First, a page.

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The CERN accelerator complex at the CERN SPS

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The 33 TeV Lead beam at the CERN SPS

The highest energy density ever produced in the terrestial laboratory, in highly excited and compressed "fireballs" of nuclear matter, has become accessible for research at the 33 TeV total energy SPS beam of highly relativistic nuclear projectiles: the isotope 208Pb, one of the heaviest nuclear species, made up from 82 protons and 126 neutrons in a tight spherical packing that we call "nuclear matter", is accelerated to about 99.9 % of light velocity.

The CERN chain of successively higher velocity or energy accelerators (injector Linac, Booster synchrotron, PS synchrotron, SPS synchrotron) was initially built to provide high energy beams of electrons, positrons, protons and antiprotons for particle physics studies of the elementary constituents of matter: leptons and quarks.

This accelerator complex was ingeniously adapted to the acceleration of heavy nuclei which, from their initially neutral atomic state, are getting successively stripped of their electrons in the course of passage through the accelerator chain, being shifted to higher ionization states (hence the term heavy ions) until they are fully stripped down to bare 208Pb nuclei of charge +82 upon injection to the last element of the accelerator chain: the SPS (Super Proton Synchrotron) is versatile enough to accelerate charge 82+, mass 208 nuclei - instead of charge 1+, mass 1 protons - to its maximal energy which, for this charge to mass ratio, is about 160 GeV per projectile nucleon. The term "nucleon" refers to the constituents of nuclei, e.g. protons and neutrons.

The heavy nuclear species Pb is built up of 208 nucleons, hence the final total SPS beam energy is 160 x 208 GeV approx 33 TeV, the highest accelerator energy reached world wide.

Extraction of the circulating beam, at top SPS energy, feeds beam splitter systems that distribute the Pb projectiles into several external beam transport lines ending on target in up to seven concurrently operating experiments.

Such targets are thin foils of metallic Lead: the Lead beam projectiles hit stationary Lead nuclei in the foils creating violent Pb+Pb nuclear collisions if they hit head-on. The 33 TeV beam energy gets consumed in a process of heating and compressing the extended, initially cold volumes of nuclear matter, thus creating "fireball" matter through the strong interaction, occurring initially in violent nucleon collisions at the microscopic level that stop down the relative motion and sap the beam kinetic energy into a collective excitation of an emerging volume of fireball matter. All the initial content of the nucleons from target and projectile, in terms of internal quarks and gluons, might melt away under such heating and compression, to give rise to a continuous extended state of strongly interacting matter made up by quarks and gluons propagating freely in this fireball of extreme energy density.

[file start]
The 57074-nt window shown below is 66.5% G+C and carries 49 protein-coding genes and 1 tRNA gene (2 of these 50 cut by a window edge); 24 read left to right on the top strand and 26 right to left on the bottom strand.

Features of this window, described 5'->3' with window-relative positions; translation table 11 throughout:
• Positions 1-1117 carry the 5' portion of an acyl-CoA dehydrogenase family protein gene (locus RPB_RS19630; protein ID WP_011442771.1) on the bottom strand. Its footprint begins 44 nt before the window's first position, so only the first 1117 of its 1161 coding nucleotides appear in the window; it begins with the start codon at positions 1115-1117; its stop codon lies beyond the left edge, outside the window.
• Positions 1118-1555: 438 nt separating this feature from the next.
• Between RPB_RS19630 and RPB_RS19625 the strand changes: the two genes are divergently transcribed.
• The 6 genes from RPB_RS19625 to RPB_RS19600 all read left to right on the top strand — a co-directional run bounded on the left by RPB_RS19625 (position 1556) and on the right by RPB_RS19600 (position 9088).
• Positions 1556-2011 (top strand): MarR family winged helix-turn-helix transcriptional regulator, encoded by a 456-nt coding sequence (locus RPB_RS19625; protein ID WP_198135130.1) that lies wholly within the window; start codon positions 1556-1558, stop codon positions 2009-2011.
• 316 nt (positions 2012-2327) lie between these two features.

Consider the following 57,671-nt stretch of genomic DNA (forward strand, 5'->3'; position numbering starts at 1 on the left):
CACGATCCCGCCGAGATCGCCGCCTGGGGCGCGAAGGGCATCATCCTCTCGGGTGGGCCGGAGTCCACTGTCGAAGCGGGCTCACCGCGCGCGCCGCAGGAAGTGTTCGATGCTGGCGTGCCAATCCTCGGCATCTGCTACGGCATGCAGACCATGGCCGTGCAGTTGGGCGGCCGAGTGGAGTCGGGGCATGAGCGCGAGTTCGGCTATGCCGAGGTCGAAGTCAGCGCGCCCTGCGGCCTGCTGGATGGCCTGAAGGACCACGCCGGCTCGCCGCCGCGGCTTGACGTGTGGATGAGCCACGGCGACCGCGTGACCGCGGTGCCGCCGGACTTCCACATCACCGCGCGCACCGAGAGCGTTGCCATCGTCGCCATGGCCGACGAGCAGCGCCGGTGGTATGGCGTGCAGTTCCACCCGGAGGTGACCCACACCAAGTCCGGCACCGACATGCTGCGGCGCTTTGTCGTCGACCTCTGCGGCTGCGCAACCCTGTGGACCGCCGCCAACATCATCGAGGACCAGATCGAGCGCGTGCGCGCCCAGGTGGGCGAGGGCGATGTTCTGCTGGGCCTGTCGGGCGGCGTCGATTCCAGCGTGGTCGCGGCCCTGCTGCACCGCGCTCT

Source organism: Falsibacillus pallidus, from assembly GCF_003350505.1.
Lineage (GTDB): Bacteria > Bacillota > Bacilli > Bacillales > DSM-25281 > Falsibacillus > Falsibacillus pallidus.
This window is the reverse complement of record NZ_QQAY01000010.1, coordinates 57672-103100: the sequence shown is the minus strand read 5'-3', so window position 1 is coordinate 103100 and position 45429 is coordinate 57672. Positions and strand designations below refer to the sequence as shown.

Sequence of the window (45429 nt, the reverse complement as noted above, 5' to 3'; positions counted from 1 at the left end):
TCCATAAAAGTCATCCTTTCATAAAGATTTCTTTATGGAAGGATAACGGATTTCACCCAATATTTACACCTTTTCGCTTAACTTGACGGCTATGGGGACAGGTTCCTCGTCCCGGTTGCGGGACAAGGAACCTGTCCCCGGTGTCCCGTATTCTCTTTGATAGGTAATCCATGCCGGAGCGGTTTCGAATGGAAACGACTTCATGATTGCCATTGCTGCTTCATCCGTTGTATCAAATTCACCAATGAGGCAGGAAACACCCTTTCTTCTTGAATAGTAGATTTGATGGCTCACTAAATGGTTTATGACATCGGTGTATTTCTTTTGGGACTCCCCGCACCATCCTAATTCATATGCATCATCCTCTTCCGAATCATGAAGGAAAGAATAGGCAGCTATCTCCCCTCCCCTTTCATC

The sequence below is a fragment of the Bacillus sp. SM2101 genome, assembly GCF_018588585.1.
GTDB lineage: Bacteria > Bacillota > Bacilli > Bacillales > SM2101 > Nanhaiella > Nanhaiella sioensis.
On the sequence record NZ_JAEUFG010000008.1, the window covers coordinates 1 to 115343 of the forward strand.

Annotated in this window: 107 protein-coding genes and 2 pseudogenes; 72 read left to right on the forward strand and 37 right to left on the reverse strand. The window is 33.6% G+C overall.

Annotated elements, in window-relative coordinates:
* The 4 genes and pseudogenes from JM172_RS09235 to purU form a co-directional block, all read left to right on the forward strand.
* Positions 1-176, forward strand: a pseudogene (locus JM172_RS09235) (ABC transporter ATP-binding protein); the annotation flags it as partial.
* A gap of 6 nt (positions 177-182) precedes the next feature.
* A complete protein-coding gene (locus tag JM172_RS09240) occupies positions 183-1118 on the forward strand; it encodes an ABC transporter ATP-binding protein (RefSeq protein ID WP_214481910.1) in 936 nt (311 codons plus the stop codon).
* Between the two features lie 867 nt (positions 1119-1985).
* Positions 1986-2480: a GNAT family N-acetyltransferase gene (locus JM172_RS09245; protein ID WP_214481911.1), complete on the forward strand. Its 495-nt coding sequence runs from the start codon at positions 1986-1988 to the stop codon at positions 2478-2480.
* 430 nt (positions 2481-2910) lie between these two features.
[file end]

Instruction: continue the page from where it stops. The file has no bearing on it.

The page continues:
Such a primitive "Urzustand" of matter under the influence of the elementary strong force/interaction was predicted by Quantum Chromodynamics theory (QCD) to occur in extended volumes of extreme temperature and energy density - that is why we collide extended nuclear matter volumes here, instead of investigating the small volume elementary collisions of protons or electrons that probe into the properties of elementary particles. The Lead beam experiments thus analyze extended quark-gluon matter properties, not the properties of individual elementary particles. Thus the term Quark Matter research.

For more details see:
The Pb Injector at CERN
The CERN Hadron Ion Sources, The CERN Hadron Linacs

See also photographs of:
Heavy Ion Linac (Linac 3), PS Booster, Inside the PS tunel, Inside the SPS tunel,

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